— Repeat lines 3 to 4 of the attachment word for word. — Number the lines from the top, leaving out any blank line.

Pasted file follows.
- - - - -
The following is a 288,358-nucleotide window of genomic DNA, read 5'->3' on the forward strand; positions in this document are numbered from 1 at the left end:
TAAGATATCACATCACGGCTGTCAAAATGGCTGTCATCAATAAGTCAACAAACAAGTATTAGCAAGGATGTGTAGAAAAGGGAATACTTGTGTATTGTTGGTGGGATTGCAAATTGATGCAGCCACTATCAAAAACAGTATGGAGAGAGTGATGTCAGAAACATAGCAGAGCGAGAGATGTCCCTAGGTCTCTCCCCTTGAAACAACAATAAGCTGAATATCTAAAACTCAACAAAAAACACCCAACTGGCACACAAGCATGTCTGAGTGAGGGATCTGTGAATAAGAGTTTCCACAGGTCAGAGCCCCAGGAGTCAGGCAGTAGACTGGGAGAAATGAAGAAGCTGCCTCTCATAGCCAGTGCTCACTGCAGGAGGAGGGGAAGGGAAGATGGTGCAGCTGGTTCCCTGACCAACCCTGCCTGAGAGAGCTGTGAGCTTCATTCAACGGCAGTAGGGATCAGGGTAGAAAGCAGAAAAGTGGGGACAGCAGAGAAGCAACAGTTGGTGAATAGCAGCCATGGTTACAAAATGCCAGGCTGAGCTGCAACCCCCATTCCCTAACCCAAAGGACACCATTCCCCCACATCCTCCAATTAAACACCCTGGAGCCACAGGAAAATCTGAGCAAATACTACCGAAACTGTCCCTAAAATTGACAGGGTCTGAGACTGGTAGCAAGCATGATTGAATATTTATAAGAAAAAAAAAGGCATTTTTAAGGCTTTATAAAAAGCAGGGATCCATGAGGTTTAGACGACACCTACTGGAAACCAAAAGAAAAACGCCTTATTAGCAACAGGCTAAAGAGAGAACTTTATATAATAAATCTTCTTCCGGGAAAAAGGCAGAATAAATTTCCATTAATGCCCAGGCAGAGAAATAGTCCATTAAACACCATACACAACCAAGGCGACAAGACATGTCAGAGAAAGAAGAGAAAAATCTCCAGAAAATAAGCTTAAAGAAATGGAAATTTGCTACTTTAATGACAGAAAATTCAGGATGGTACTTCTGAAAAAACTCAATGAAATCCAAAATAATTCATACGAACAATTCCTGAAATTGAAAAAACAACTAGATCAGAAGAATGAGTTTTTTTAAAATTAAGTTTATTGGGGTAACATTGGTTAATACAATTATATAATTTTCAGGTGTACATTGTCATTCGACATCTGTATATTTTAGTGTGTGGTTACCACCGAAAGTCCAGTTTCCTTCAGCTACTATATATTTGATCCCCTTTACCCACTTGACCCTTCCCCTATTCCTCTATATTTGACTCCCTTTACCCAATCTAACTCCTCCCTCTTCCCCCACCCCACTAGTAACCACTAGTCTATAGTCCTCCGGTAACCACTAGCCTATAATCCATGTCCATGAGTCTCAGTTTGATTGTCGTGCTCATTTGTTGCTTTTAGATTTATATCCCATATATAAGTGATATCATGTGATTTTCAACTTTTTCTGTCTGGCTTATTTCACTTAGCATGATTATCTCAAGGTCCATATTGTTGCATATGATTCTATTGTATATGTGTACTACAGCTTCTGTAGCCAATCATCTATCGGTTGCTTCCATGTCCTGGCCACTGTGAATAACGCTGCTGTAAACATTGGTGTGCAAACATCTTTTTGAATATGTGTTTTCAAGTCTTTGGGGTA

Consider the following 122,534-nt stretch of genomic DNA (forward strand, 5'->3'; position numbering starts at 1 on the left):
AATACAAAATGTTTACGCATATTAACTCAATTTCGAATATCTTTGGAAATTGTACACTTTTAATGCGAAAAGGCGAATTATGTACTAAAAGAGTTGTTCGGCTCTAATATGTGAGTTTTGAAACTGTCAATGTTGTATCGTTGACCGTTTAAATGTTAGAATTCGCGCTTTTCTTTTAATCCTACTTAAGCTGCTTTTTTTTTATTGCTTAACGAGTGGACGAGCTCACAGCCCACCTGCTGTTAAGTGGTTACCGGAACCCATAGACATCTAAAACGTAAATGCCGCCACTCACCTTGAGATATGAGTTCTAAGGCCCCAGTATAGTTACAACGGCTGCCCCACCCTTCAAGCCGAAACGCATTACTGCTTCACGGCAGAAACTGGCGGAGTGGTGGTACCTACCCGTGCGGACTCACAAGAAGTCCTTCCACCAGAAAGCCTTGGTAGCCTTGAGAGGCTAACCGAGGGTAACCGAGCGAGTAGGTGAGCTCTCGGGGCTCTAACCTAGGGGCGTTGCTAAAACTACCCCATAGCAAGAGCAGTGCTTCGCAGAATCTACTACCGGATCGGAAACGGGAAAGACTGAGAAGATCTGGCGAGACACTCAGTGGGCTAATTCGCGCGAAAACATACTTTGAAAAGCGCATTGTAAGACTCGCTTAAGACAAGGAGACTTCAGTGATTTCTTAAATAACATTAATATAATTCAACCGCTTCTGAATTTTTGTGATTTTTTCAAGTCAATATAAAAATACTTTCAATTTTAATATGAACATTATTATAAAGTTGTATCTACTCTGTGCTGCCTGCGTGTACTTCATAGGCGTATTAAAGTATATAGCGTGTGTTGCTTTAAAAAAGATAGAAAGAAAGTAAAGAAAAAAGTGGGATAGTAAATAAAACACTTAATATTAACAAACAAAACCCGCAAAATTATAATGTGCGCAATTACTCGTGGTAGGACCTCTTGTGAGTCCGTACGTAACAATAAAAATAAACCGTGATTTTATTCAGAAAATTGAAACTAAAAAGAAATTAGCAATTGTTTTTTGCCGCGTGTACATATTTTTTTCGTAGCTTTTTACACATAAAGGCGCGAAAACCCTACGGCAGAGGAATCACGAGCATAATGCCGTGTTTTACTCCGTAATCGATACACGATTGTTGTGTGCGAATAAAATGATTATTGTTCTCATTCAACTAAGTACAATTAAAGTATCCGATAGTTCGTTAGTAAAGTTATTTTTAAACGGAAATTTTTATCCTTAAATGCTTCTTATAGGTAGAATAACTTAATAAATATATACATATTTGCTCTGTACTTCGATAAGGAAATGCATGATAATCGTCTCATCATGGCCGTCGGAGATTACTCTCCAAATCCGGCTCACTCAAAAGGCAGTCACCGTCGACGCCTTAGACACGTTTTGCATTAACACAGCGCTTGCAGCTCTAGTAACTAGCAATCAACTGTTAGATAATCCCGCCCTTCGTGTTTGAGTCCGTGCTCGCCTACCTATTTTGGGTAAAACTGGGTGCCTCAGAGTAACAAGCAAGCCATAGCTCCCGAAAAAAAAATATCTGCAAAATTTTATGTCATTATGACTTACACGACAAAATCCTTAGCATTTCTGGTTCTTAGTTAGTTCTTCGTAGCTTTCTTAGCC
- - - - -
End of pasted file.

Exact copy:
Consider the following 122,534-nt stretch of genomic DNA (forward strand, 5'->3'; position numbering starts at 1 on the left):
AATACAAAATGTTTACGCATATTAACTCAATTTCGAATATCTTTGGAAATTGTACACTTTTAATGCGAAAAGGCGAATTATGTACTAAAAGAGTTGTTCGGCTCTAATATGTGAGTTTTGAAACTGTCAATGTTGTATCGTTGACCGTTTAAATGTTAGAATTCGCGCTTTTCTTTTAATCCTACTTAAGCTGCTTTTTTTTTATTGCTTAACGAGTGGACGAGCTCACAGCCCACCTGCTGTTAAGTGGTTACCGGAACCCATAGACATCTAAAACGTAAATGCCGCCACTCACCTTGAGATATGAGTTCTAAGGCCCCAGTATAGTTACAACGGCTGCCCCACCCTTCAAGCCGAAACGCATTACTGCTTCACGGCAGAAACTGGCGGAGTGGTGGTACCTACCCGTGCGGACTCACAAGAAGTCCTTCCACCAGAAAGCCTTGGTAGCCTTGAGAGGCTAACCGAGGGTAACCGAGCGAGTAGGTGAGCTCTCGGGGCTCTAACCTAGGGGCGTTGCTAAAACTACCCCATAGCAAGAGCAGTGCTTCGCAGAATCTACTACCGGATCGGAAACGGGAAAGACTGAGAAGATCTGGCGAGACACTCAGTGGGCTAATTCGCGCGAAAACATACTTTGAAAAGCGCATTGTAAGACTCGCTTAAGACAAGGAGACTTCAGTGATTTCTTAAATAACATTAATATAATTCAACCGCTTCTGAATTTTTGTGATTTTTTCAAGTCAATATAAAAATACTTTCAATTTTAATATGAACATTATTATAAAGTTGTATCTACTCTGTGCTGCCTGCGTGTACTTCATAGGCGTATTAAAGTATATAGCGTGTGTTGCTTTAAAAAAGATAGAAAGAAAGTAAAGAAAAAAGTGGGATAGTAAATAAAACACTTAATATTAACAAACAAAACCCGCAAAATTATAATGTGCGCAATTACTCGTGGTAGGACCTCTTGTGAGTCCGTACGTAACAATAAAAATAAACCGTGATTTTATTCAGAAAATTGAAACTAAAAAGAAATTAGCAATTGTTTTTTGCCGCGTGTACATATTTTTTTCGTAGCTTTTTACACATAAAGGCGCGAAAACCCTACGGCAGAGGAATCACGAGCATAATGCCGTGTTTTACTCCGTAATCGATACACGATTGTTGTGTGCGAATAAAATGATTATTGTTCTCATTCAACTAAGTACAATTAAAGTATCCGATAGTTCGTTAGTAAAGTTATTTTTAAACGGAAATTTTTATCCTTAAATGCTTCTTATAGGTAGAATAACTTAATAAATATATACATATTTGCTCTGTACTTCGATAAGGAAATGCATGATAATCGTCTCATCATGGCCGTCGGAGATTACTCTCCAAATCCGGCTCACTCAAAAGGCAGTCACCGTCGACGCCTTAGACACGTTTTGCATTAACACAGCGCTTGCAGCTCTAGTAACTAGCAATCAACTGTTAGATAATCCCGCCCTTCGTGTTTGAGTCCGTGCTCGCCTACCTATTTTGGGTAAAACTGGGTGCCTCAGAGTAACAAGCAAGCCATAGCTCCCGAAAAAAAAATATCTGCAAAATTTTATGTCATTATGACTTACACGACAAAATCCTTAGCATTTCTGGTTCTTAGTTAGTTCTTCGTAGCTTTCTTAGCC